This week we thought we would write about something we rarely mention. If you follow us on twitter, instagram or facebook, you would have seen lots of quotes about stoicism lately. We’ve become quite fond of it actually. So, I thought I would take this opportunity to explain to you what it is and how it can be used to combat depression.
What is stoicism?
When most people hear the word stoicism they think of someone who remains calm under pressure and avoids emotional extremes. This however is simply an attitude, a by-product of stoicism. In actual fact, it is a philosophy that dates back to the ancient Greeks (300 B.C) and is built upon the basic teachings of virtue, tolerance and self-control. Key to the stoic philosophy is the term logos. It means that the universe is a rational system of cause and effect. The stoic philosophy suggests that people cannot have control of logos but they can have control of how they approach logos. In other words, stoics deal with the world as it is by controlling their reaction to it. If something bad happens, we see the rational world at work, accept for what it is and take action. If we spill a glass of wine on our dinner shirt, we understand that we misjudged the distance between ourselves and the table and struck the glass against our chin instead of lifting it to our mouth and we accept that the wine fell out of the glass and onto our shirt because… gravity exists. We do not read anything into it. This is not karma. The price of your shirt was not taken into consideration by you, nor the wine, nor gravity. It happened because of logic and physics. Nothing else. This is how a stoic thinks. And whilst thinking in this way, the stoic is in pursuit of constant self-improvement through the cardinal virtues of practical wisdom, justice, courage and temperance.
What We Do!
Cross Culture Therapy offers 1-on-1 online therapy sessions to people suffering from depression, phobia, anxiety as well as to people who suffer from displacement issues associated with a globally nomadic lifestyle (i.e.Third Culture Kids – people who have grown up in a culture different to their parent’s passport culture – and Cross Culture Kids) Our sessions are conducted via Skype for a duration of 50-minutes and can be purchased in packs of 1-session, 3-sessions or 5-sessions. If you are interested in purchasing a session, click on the Book A Session tab on our menu or click here.
How does stoicism help with depression?
So how does this help with depression? You might have been able to guess it by now. Stoicism has a lot of similarities to mindfulness and Zen buddhist philosophies in the way that it teaches its practitioners a way of approaching life. People who suffer from depression are often indoctrinated by a negative mindset. In many cases it has even been there since birth. Society and human nature is in many ways to blame for this as it uses negativity as a defence mechanism. (It is better to have low expectations lest you get disappointed from a bad result.) Until recently, many people have thought that a positive mindset would be a natural way of curing depression but in the majority of cases it has been proven to make things worse. When people use a positive mindset to fight depression it often takes a lot of energy and by overcompensating with positivity, the person in question often has an even worse negative reaction when the results aren’t as good as expected. This leads to a vicious circle of hyper negativity and strained positivity which breeds even more depression. The stoic philosophy scraps the notion of negativity and positivity all together and adds a rational layer to the person’s perspective, allowing him or her to take action based on logic. This does not add any value or meaning into the things that are happening around the person and therefore relieves him or her of the pressure to relate to it. This makes it less likely that the person slips into a depression and enables people who are already suffering from depression to pull themselves out of it.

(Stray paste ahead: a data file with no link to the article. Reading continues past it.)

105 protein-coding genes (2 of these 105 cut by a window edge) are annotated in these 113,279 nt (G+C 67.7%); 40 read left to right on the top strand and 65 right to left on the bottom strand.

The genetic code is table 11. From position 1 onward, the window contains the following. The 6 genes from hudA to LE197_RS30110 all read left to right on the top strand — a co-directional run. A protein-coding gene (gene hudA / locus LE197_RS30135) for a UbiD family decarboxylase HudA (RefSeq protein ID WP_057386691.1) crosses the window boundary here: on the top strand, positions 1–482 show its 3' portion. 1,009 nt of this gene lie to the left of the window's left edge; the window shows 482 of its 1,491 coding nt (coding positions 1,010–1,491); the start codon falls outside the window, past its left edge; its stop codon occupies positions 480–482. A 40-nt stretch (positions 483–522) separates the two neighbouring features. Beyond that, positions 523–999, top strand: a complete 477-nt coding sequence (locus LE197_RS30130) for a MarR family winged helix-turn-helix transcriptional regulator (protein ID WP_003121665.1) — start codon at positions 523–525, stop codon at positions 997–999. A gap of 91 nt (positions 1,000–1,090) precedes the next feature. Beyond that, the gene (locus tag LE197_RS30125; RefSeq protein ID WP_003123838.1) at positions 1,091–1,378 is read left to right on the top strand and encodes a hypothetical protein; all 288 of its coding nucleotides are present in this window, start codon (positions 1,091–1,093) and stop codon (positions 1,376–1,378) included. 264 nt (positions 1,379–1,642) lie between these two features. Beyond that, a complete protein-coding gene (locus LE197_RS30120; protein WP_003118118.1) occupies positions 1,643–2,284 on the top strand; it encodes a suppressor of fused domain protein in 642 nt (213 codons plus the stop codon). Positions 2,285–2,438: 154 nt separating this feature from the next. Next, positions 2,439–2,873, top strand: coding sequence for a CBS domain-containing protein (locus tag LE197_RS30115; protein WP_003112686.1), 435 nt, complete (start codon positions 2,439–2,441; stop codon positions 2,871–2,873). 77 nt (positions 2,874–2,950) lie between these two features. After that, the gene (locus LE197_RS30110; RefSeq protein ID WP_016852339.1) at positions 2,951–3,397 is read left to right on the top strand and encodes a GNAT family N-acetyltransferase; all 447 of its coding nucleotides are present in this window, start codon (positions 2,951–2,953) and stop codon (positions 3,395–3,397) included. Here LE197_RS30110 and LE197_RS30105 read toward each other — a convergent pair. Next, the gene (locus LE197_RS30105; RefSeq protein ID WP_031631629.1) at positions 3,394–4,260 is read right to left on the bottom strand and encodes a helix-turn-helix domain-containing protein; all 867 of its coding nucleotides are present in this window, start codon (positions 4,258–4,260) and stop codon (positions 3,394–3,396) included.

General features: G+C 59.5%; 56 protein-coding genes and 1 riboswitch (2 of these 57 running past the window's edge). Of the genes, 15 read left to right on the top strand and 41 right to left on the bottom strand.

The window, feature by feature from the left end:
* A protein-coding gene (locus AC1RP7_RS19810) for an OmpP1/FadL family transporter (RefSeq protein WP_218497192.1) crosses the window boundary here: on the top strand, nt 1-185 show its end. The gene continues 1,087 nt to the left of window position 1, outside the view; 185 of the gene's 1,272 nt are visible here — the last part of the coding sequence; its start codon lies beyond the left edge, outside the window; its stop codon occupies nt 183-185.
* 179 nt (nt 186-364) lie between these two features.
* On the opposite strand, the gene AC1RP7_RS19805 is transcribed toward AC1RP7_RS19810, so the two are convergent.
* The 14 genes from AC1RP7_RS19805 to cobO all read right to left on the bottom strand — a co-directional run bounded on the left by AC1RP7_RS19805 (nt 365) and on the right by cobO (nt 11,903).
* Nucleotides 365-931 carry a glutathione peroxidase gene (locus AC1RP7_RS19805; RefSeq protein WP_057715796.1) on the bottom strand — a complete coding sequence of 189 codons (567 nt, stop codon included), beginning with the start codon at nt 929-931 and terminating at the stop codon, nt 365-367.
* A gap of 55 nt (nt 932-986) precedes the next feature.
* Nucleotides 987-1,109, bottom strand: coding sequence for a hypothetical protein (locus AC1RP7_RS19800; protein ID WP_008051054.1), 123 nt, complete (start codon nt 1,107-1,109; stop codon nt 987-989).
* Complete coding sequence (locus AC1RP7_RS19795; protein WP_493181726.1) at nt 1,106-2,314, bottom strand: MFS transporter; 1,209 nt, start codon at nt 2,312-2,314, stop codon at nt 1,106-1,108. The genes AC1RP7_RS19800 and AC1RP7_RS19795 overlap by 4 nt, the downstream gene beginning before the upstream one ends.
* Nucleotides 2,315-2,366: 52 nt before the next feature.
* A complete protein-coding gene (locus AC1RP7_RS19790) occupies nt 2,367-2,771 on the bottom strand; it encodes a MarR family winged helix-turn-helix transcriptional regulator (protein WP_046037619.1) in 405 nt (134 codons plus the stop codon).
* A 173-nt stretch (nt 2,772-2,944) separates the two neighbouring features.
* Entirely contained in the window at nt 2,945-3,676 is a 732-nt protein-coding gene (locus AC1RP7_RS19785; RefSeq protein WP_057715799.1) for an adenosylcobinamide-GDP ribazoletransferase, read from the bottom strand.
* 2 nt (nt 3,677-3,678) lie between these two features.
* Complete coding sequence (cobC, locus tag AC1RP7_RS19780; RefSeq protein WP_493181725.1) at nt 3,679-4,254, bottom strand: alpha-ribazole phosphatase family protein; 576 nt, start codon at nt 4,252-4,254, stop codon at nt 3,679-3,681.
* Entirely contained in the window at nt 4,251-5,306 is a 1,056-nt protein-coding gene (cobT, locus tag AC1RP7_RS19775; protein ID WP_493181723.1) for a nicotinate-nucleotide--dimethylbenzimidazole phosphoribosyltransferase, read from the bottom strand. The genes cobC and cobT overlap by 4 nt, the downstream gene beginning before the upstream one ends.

Did you know that stoicism is the foundation of such therapeutic practices as Rational Emotive Behavioural Therapy and Logotherapy. We at Cross Culture Therapy will be studying these techniques in the coming weeks and will hopefully be using them in our therapy sessions very soon.
Cross Culture Therapy
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Philip Andersson – Life Coach
Philip Andersson is a life-coach who is currently studying to become a psychotherapist. He treats people suffering from depression, phobias and anxiety. Having been raised in Hong Kong and having lived in England and Japan as an adult, Philip also treats people who are overcome with feelings of displacement and rudderlessness associated with a global-nomad lifestyle such as Third Culture Kids, Cross Culture Kids, Migrants and Asylum Seekers.